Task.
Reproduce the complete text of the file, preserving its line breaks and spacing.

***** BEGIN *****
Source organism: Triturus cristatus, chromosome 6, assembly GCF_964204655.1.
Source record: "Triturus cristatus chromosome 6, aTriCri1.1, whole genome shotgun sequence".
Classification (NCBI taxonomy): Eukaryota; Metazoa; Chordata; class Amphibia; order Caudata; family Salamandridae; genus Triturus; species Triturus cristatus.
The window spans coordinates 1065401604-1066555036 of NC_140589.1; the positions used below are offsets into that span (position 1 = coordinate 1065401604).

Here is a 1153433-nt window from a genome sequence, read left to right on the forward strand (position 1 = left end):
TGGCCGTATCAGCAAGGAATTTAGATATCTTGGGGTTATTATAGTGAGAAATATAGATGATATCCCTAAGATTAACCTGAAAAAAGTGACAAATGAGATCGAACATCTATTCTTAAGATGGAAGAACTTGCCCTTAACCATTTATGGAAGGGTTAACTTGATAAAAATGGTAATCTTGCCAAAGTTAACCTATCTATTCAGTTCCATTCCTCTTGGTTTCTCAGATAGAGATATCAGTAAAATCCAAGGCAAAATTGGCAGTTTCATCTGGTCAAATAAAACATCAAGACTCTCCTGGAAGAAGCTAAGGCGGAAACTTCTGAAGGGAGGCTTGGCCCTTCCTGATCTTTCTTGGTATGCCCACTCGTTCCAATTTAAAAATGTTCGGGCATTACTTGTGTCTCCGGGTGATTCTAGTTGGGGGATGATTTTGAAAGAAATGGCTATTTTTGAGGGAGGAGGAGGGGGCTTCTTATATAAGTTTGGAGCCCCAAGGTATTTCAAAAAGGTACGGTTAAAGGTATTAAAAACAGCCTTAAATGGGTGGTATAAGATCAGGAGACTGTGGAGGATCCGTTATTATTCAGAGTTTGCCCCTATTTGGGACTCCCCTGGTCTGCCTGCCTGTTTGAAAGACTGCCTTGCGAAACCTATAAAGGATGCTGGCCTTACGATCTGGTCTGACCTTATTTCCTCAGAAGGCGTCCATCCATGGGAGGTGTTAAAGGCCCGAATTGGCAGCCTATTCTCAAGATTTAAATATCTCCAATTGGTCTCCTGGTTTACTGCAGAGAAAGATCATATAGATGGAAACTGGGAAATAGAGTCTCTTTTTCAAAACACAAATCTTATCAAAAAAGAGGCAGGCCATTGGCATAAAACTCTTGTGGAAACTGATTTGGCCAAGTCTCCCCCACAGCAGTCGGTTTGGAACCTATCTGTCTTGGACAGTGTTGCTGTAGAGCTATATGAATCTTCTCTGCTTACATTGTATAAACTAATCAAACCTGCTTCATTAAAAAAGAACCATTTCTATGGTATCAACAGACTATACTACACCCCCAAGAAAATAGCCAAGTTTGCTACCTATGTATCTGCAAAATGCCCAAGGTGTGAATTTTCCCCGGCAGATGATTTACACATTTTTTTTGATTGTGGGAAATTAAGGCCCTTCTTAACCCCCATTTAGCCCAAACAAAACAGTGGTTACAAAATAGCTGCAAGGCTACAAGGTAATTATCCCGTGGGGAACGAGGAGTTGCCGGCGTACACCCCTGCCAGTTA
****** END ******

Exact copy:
Source organism: Triturus cristatus, chromosome 6, assembly GCF_964204655.1.
Source record: "Triturus cristatus chromosome 6, aTriCri1.1, whole genome shotgun sequence".
Classification (NCBI taxonomy): Eukaryota; Metazoa; Chordata; class Amphibia; order Caudata; family Salamandridae; genus Triturus; species Triturus cristatus.
The window spans coordinates 1065401604-1066555036 of NC_140589.1; the positions used below are offsets into that span (position 1 = coordinate 1065401604).

Here is a 1153433-nt window from a genome sequence, read left to right on the forward strand (position 1 = left end):
TGGCCGTATCAGCAAGGAATTTAGATATCTTGGGGTTATTATAGTGAGAAATATAGATGATATCCCTAAGATTAACCTGAAAAAAGTGACAAATGAGATCGAACATCTATTCTTAAGATGGAAGAACTTGCCCTTAACCATTTATGGAAGGGTTAACTTGATAAAAATGGTAATCTTGCCAAAGTTAACCTATCTATTCAGTTCCATTCCTCTTGGTTTCTCAGATAGAGATATCAGTAAAATCCAAGGCAAAATTGGCAGTTTCATCTGGTCAAATAAAACATCAAGACTCTCCTGGAAGAAGCTAAGGCGGAAACTTCTGAAGGGAGGCTTGGCCCTTCCTGATCTTTCTTGGTATGCCCACTCGTTCCAATTTAAAAATGTTCGGGCATTACTTGTGTCTCCGGGTGATTCTAGTTGGGGGATGATTTTGAAAGAAATGGCTATTTTTGAGGGAGGAGGAGGGGGCTTCTTATATAAGTTTGGAGCCCCAAGGTATTTCAAAAAGGTACGGTTAAAGGTATTAAAAACAGCCTTAAATGGGTGGTATAAGATCAGGAGACTGTGGAGGATCCGTTATTATTCAGAGTTTGCCCCTATTTGGGACTCCCCTGGTCTGCCTGCCTGTTTGAAAGACTGCCTTGCGAAACCTATAAAGGATGCTGGCCTTACGATCTGGTCTGACCTTATTTCCTCAGAAGGCGTCCATCCATGGGAGGTGTTAAAGGCCCGAATTGGCAGCCTATTCTCAAGATTTAAATATCTCCAATTGGTCTCCTGGTTTACTGCAGAGAAAGATCATATAGATGGAAACTGGGAAATAGAGTCTCTTTTTCAAAACACAAATCTTATCAAAAAAGAGGCAGGCCATTGGCATAAAACTCTTGTGGAAACTGATTTGGCCAAGTCTCCCCCACAGCAGTCGGTTTGGAACCTATCTGTCTTGGACAGTGTTGCTGTAGAGCTATATGAATCTTCTCTGCTTACATTGTATAAACTAATCAAACCTGCTTCATTAAAAAAGAACCATTTCTATGGTATCAACAGACTATACTACACCCCCAAGAAAATAGCCAAGTTTGCTACCTATGTATCTGCAAAATGCCCAAGGTGTGAATTTTCCCCGGCAGATGATTTACACATTTTTTTTGATTGTGGGAAATTAAGGCCCTTCTTAACCCCCATTTAGCCCAAACAAAACAGTGGTTACAAAATAGCTGCAAGGCTACAAGGTAATTATCCCGTGGGGAACGAGGAGTTGCCGGCGTACACCCCTGCCAGTTA